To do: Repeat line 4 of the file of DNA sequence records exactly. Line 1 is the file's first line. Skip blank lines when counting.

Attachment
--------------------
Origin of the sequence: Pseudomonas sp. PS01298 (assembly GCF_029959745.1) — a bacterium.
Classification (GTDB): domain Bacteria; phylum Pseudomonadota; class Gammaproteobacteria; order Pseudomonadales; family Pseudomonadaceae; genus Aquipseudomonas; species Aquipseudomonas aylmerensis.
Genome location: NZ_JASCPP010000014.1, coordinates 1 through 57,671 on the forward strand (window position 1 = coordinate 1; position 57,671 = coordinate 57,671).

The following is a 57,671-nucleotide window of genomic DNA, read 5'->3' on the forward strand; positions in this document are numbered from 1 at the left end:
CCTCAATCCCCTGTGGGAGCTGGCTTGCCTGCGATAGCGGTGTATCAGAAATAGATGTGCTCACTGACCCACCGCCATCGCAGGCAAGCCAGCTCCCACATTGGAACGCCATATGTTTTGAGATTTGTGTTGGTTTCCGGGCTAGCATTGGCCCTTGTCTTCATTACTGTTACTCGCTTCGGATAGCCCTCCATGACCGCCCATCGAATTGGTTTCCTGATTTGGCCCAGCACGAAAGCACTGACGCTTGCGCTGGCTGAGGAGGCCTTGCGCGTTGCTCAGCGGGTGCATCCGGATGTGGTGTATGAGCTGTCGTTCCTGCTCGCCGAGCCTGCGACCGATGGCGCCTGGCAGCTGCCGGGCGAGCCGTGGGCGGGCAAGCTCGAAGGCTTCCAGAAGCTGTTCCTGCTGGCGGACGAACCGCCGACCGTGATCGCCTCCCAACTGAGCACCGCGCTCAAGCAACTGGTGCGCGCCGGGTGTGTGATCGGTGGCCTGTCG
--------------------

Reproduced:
The following is a 57,671-nucleotide window of genomic DNA, read 5'->3' on the forward strand; positions in this document are numbered from 1 at the left end: